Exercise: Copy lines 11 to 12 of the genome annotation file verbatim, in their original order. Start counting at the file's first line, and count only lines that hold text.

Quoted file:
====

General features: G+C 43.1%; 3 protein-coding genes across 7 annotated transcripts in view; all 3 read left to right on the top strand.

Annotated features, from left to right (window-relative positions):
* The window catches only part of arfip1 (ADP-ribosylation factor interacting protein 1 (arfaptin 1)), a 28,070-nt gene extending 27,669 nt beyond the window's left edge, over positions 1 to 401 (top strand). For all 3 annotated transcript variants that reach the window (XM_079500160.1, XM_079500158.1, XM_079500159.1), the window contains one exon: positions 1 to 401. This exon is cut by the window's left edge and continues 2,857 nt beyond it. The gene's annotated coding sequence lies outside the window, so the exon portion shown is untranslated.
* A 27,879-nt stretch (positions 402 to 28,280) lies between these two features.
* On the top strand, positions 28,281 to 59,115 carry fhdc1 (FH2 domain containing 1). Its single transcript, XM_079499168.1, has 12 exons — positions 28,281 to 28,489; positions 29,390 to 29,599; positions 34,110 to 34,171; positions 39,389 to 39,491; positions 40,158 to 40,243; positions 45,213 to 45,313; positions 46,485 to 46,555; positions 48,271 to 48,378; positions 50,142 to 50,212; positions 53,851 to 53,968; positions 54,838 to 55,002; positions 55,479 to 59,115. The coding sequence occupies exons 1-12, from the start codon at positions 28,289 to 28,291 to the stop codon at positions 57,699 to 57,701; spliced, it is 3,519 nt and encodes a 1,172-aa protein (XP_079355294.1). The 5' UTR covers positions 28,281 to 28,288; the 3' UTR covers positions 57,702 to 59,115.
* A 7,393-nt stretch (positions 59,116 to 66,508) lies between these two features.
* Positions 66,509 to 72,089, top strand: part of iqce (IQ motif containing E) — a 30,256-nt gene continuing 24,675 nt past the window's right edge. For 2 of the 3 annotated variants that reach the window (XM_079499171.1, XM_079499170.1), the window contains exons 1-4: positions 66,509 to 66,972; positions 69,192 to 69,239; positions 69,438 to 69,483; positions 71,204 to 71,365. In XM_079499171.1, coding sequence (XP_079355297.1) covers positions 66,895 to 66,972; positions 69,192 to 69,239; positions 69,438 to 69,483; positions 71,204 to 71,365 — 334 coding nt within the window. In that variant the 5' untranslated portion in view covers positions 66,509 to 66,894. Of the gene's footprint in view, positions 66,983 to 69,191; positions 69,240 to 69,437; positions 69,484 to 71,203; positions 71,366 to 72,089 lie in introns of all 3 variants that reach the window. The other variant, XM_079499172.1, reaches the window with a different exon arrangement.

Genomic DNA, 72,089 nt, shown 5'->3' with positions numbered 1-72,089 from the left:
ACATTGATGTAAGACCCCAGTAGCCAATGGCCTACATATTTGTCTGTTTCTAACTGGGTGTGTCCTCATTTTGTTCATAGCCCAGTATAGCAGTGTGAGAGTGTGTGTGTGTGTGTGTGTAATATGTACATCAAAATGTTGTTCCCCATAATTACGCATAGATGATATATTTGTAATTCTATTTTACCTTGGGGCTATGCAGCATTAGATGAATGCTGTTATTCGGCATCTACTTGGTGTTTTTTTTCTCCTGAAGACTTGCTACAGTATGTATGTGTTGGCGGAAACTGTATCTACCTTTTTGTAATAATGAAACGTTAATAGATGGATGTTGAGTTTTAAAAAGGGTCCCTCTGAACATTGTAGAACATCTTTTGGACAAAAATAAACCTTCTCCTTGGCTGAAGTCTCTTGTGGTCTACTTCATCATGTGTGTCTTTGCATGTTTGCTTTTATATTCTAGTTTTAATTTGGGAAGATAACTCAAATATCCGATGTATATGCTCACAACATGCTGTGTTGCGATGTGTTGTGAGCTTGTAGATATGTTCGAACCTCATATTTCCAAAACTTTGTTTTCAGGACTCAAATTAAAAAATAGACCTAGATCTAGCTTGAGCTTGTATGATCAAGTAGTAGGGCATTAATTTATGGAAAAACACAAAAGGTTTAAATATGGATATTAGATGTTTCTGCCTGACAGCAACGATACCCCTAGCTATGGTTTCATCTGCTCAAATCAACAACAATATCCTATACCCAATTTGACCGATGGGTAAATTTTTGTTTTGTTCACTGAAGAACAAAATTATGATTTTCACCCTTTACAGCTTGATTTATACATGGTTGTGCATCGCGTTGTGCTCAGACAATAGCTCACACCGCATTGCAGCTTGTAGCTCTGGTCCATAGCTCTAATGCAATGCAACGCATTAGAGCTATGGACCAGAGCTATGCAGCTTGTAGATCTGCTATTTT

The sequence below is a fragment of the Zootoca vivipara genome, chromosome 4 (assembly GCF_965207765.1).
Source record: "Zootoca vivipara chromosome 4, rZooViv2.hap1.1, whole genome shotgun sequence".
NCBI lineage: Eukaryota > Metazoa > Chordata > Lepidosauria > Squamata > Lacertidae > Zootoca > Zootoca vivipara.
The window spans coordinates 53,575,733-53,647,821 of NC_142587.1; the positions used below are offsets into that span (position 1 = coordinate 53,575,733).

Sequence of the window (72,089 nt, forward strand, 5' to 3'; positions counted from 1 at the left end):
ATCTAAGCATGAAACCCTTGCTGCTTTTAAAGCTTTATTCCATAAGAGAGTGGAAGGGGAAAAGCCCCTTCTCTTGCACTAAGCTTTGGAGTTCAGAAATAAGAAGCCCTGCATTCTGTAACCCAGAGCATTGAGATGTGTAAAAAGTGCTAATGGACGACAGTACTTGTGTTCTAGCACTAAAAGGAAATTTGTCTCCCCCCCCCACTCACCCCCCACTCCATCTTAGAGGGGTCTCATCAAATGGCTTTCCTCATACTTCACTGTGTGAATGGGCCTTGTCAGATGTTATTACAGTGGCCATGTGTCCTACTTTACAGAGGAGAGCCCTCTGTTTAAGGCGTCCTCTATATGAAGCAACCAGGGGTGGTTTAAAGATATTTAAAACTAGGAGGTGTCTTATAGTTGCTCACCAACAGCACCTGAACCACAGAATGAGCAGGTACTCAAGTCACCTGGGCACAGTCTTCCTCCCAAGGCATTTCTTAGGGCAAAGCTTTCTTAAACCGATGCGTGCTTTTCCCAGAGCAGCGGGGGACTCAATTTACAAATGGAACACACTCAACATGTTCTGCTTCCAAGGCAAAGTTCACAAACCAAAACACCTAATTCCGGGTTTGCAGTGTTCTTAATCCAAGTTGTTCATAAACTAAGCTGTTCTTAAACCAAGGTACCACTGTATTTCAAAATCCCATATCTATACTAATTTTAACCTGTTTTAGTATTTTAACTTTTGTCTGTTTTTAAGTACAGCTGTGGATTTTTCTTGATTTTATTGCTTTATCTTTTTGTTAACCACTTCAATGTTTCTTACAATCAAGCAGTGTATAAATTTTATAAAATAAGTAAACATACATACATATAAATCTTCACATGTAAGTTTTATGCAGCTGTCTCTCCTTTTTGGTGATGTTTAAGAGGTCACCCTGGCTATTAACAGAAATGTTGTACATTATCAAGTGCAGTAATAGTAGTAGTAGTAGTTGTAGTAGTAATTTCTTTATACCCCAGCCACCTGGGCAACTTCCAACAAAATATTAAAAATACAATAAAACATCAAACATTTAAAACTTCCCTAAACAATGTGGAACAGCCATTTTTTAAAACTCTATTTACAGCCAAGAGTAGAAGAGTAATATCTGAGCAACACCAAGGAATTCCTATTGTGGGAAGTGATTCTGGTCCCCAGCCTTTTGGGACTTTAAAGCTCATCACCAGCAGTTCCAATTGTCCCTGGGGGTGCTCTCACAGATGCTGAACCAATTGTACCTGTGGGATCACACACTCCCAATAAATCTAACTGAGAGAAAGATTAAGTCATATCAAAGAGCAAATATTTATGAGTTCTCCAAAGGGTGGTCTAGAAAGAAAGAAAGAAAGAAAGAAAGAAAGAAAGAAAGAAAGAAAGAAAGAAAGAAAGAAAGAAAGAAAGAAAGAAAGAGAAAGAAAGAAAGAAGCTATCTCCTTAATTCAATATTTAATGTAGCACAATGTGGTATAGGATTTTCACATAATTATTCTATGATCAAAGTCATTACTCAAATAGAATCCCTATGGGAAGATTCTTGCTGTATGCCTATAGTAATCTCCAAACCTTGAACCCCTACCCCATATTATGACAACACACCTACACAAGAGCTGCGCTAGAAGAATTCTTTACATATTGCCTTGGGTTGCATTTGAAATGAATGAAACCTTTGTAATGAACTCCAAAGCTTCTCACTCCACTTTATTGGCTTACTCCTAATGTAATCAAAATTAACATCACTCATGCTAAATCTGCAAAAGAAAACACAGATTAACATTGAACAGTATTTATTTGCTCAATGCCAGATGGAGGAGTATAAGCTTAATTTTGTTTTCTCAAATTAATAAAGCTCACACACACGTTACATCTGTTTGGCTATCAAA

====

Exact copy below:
Source record: "Zootoca vivipara chromosome 4, rZooViv2.hap1.1, whole genome shotgun sequence".
NCBI lineage: Eukaryota > Metazoa > Chordata > Lepidosauria > Squamata > Lacertidae > Zootoca > Zootoca vivipara.